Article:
By Maggie Bowling
Seed saving has always been an Appalachian tradition. Travelling through the mountains it seems that most gardeners have a bean variety they call their own. Over the past few years, communities have begun to realize what a treasure trove of seeds is in the mountains, and seed swaps have begun popping up across Eastern Kentucky. These seed swap events attract visitors from across county and state lines to celebrate the self-sufficiency, heritage, nutrition, and taste these heirloom seeds represent.
For one local farmer, these seed swaps weren’t quite enough. Being an “obsessive collector,” Kris Hubbard of Wild Wood Farms increased his seed collection from a couple hundred varieties to several thousand in just a couple of years. At Wild Wood Farms in Knox County, Kris and his family have one of the largest private seed banks in Kentucky. In addition to selling produce at the local Farmers Market, the Wild Wood Heirloom Seed Company offers thousands of rare heirloom, non-GMO, organic varieties of vegetable, herb and flower seeds through in-person and online sales.
Seed companies in the region are hard to come by, but Wild Wood Farms is filling that gap. They also raise and sell plants, dried and fresh herbs, vegetables, corn meal, honey, eggs and cut flowers. Kris and his family also use their farm products to create soaps, salves, creams, lotions, lip balms, and candles.
While the local food movement works to educate consumers about where the food on their plate comes from, Kris takes this sentiment one step further, educating his community about where the seed that grew their food came from. How were the seeds grown? What is the history that brought that particular tomato to your plate? Kris wants to be the farmer and seed supplier “that customers know, that you can see face to face. If you had a problem with your plants you could call us, because you would know us.”
In addition to farming, Kris uses his background in anthropology and ethnobotany to preserve Appalachian and American Indian history and to teach his community about a wide variety of topics including the history, uses, and folklore of many plants.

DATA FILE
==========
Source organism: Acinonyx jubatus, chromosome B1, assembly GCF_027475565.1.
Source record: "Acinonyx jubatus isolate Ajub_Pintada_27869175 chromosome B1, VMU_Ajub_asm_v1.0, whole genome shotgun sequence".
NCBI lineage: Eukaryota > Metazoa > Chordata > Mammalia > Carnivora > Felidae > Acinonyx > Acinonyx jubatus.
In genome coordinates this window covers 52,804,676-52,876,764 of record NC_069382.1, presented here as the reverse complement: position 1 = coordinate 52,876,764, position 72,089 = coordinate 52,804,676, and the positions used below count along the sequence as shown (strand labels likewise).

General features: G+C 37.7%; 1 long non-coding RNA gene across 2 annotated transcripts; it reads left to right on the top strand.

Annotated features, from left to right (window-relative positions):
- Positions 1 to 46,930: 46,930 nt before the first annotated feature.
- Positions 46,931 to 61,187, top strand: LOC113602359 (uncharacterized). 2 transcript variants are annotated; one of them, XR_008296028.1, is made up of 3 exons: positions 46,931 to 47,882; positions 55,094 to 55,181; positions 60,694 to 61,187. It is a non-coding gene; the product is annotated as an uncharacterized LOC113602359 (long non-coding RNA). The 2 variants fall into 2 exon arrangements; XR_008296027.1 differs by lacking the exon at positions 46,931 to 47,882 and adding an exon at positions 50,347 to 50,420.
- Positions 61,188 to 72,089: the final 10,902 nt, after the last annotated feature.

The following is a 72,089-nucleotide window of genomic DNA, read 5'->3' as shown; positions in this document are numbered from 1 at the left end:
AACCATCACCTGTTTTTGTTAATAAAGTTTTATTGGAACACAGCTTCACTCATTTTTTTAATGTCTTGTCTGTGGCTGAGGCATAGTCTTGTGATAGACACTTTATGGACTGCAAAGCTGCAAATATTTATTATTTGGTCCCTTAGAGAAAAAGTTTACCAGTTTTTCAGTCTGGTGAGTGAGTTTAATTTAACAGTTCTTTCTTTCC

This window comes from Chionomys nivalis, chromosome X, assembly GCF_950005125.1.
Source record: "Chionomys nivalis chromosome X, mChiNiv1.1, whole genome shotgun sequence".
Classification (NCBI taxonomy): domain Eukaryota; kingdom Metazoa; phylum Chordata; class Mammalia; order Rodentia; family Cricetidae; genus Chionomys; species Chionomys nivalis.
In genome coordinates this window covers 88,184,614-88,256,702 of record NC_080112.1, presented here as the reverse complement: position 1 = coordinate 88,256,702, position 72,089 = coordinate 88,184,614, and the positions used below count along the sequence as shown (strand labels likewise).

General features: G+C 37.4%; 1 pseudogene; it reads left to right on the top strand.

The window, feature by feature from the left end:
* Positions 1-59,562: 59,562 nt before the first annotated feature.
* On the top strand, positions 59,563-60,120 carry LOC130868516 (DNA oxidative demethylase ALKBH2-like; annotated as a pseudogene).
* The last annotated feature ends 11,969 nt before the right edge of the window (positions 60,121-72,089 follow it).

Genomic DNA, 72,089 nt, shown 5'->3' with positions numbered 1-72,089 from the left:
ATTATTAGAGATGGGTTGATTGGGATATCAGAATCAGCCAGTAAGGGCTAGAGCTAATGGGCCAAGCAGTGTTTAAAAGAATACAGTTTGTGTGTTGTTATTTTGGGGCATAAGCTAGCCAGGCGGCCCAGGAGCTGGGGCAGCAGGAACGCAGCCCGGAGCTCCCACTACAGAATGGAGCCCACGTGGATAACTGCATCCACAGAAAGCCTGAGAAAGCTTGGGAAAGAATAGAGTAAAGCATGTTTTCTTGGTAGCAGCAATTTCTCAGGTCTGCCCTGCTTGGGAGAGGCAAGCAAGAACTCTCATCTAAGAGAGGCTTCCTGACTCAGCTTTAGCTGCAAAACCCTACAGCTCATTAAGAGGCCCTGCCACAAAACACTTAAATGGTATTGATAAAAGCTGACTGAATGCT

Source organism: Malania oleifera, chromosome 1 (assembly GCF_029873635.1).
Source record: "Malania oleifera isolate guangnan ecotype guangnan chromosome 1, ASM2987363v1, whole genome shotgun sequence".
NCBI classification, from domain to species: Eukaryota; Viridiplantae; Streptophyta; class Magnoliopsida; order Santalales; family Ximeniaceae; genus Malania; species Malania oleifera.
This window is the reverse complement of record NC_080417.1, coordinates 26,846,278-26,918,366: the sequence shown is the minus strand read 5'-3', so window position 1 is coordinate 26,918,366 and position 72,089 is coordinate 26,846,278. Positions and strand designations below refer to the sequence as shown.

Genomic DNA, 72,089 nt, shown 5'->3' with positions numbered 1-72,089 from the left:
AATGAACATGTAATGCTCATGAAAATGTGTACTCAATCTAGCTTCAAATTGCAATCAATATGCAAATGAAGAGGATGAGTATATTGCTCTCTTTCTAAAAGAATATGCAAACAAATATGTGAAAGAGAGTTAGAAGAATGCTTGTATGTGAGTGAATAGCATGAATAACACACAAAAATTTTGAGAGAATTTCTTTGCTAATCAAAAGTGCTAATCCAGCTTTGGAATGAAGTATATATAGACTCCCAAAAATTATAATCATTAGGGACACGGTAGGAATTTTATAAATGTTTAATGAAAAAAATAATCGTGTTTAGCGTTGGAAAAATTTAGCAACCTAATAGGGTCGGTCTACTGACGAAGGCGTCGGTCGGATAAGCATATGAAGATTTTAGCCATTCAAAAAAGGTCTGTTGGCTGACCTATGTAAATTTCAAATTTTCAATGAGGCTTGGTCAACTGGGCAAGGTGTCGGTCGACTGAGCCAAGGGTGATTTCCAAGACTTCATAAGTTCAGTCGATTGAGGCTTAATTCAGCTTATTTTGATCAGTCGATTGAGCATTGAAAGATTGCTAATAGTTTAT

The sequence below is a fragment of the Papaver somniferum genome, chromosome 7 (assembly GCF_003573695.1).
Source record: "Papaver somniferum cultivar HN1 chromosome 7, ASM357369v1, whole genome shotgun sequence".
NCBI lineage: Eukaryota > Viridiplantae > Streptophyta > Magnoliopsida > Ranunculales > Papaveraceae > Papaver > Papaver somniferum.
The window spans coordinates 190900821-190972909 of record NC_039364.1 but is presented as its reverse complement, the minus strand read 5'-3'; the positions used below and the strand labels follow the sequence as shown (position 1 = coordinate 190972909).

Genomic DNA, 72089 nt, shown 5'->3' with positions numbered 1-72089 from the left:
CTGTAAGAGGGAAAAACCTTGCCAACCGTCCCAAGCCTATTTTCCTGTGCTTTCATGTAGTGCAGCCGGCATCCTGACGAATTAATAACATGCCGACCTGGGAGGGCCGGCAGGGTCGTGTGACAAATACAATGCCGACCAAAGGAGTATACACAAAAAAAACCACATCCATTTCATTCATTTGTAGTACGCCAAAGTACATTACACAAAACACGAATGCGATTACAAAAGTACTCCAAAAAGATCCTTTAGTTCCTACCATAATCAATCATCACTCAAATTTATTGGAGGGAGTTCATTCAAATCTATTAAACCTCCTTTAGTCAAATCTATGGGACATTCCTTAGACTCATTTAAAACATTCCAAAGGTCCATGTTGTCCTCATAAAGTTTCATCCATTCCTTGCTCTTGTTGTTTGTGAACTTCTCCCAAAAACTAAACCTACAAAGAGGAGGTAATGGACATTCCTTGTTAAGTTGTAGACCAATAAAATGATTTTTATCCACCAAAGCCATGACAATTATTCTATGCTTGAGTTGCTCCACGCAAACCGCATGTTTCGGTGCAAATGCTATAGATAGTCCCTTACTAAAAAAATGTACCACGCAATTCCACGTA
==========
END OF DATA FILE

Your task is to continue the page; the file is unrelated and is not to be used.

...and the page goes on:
Kris hopes that “we can appreciate what we have, the unique lifestyle that we lead in Appalachia. We have something that no one else has. Each place on the planet has something special about it, and Appalachia is wonderful. Its set is a beautiful landscape that people from all over the world want to come and see. Hopefully, with our Farmers Market, and even just my seed company, we will help not just to educate, but also help our area economically.”
Kris takes this community involvement to heart as a member of the Knox County Farmers Market Board of Directors, President of the Knox County Simple Living Group, and President and Founder of The Southern Kentucky Seed Society.
Even though Kris spends enumerable hours working the fields, tending his livestock, and volunteering in his community, he still finds wonder in the garden: “There are things that amaze me with farming. One is that you have this seed, this minuscule thing, that is so small you can barely see it, and then it grows into this beautiful life giving object. It is an amazing feeling. When you save a seed you are not only preserving your family’s way of life, but you are preserving history. That is the beautiful thing about heirlooms, there is such a variety.”
If you are looking for a selection of thousands of heirloom, non-GMO, and organic varieties of vegetable, herb, and flower seeds, look no further than your own corner of Kentucky. Find Wild Wood Heirloom Seed Company on their Facebook page, or you can visit them at the Knox County Farmers Market in Barbourville to purchase seeds, plants, vegetables, herbs, and body care products.
Breaking Beans: The Appalachian Food Story Project is an initiative of Community Farm Alliance to tell the story of how local food and farming in Eastern Kentucky can contribute to a bright future in the mountains. For more on the project and the Alliance, visit cfaky.org.